Everything You Need to Know About Ticks


Ticks are found all over the world, with hundreds of species. They are members of the arachnid family, relatives to spiders, scorpions and horseshoe crabs. Many of them carry disease-causing pathogens that can be transmitted to humans and/or animals. The three most commonly seen species in New England are Deer Ticks (Ixodes scapularis), Dog ticks (Dermacentor veriabillis) and Lonestar Ticks (Amblyomma americanum).



They have four stages of life: egg, larva, nymph, and adult. Ticks tend to feed and mate mostly on deer and a female tick can lay up to a few thousand eggs per season, dying afterward. After hatching they search for their first meal, often from an animal such as a mouse, chipmunk, bird or deer. Following this they are able to transmit disease to other animals and/or humans. In each stage, they suck blood from a host, then drop off, enter a dormant period and molt to the next stage. They don’t begin life carrying Borrelia burgdorferi, that occurs when they feed of an infected host, most often a small rodent such as a mouse. Other strains such as Borrelia myamotoi and infections like Powassan virus can be transmitted from adult female ticks to their eggs.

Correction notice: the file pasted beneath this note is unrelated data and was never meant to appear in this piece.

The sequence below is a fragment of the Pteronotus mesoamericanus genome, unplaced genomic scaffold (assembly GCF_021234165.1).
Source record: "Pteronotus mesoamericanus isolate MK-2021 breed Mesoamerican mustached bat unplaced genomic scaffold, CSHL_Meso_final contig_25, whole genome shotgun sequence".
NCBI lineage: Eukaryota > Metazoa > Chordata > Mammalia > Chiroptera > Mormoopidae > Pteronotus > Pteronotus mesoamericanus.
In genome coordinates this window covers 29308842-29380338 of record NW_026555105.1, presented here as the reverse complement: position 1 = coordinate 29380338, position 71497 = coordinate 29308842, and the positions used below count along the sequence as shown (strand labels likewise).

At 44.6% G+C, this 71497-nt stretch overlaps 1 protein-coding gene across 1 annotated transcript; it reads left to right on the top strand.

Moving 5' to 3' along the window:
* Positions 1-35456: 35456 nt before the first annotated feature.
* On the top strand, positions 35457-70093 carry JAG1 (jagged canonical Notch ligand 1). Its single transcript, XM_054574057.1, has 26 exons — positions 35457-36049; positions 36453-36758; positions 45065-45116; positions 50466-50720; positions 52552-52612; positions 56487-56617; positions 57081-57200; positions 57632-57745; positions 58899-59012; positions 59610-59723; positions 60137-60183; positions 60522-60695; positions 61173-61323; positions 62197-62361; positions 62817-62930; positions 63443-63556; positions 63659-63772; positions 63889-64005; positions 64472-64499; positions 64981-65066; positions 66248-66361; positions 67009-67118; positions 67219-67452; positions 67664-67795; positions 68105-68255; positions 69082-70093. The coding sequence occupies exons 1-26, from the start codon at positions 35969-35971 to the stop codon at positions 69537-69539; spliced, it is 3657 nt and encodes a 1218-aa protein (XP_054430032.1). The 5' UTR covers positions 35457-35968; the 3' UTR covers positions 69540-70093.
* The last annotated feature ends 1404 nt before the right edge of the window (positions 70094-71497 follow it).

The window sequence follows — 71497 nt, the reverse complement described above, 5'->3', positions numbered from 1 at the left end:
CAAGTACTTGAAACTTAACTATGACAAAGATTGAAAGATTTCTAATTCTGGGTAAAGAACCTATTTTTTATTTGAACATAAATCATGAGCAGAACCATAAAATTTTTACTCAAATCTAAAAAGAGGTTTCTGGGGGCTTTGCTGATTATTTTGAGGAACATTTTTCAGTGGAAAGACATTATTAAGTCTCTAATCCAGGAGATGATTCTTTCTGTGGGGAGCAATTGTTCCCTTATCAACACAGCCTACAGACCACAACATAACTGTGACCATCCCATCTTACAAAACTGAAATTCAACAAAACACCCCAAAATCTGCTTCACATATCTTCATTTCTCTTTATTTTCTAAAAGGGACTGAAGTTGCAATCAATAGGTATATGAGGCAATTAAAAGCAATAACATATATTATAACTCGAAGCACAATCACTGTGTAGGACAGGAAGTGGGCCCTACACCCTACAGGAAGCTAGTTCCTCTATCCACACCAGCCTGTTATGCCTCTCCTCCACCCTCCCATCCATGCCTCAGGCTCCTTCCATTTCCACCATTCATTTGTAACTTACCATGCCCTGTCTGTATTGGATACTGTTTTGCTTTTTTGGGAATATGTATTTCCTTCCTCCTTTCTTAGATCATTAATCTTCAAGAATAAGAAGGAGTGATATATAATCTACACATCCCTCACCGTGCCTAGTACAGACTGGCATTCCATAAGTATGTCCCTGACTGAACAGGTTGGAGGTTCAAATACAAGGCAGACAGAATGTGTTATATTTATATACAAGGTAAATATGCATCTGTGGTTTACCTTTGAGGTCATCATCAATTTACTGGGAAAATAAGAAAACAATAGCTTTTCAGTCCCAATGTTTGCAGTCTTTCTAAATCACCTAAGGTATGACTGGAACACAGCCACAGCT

The majority of cases of disease are caused by nymph-stage ticks. They are as small as a poppy seed and with a painless bite often go unnoticed. Adult ticks are also capable of transmitting infections, but are more noticeable and easier to remove.

The length of time a tick needs to be attached in order to transmit Lyme is most commonly placed between 24 to 48 hours. However, this is a hotly debated issue as there is no scientific evidence currently available that conclusively proves such a statement. Many individuals also don’t know how long a tick was on them or ever saw one at all. Contrary to statements proclaiming very clear attachment times before pathogens can be passed from a tick to a human, there are documented cases of Lyme disease transmission with only 6 hours of attachment time. Tick-borne coinfections can be transmitted quicker.

Not all ticks are pathogen carriers either. Rates of infection in the tick population are not always consistent and can change depending on the local climate and season. During years of larger than average acorn crops, tick populations tend to rise. This is directly affected by an increase in rodent populations, acorns being their main food source.

While particular species of ticks are still largely considered to be regionally located, climate change and migratory birds are leading to species and strains of the diseases they carry to be discovered in areas where they traditionally wouldn’t be. This also goes for the types of infections particular ticks can transmit to humans.

The majority of medical literature states that the only tick species to carry Lyme disease is the Deer Tick (Ixodes scapularis), but this has not been proven. It is best to stay away from all ticks and not assume that one species is safer than another.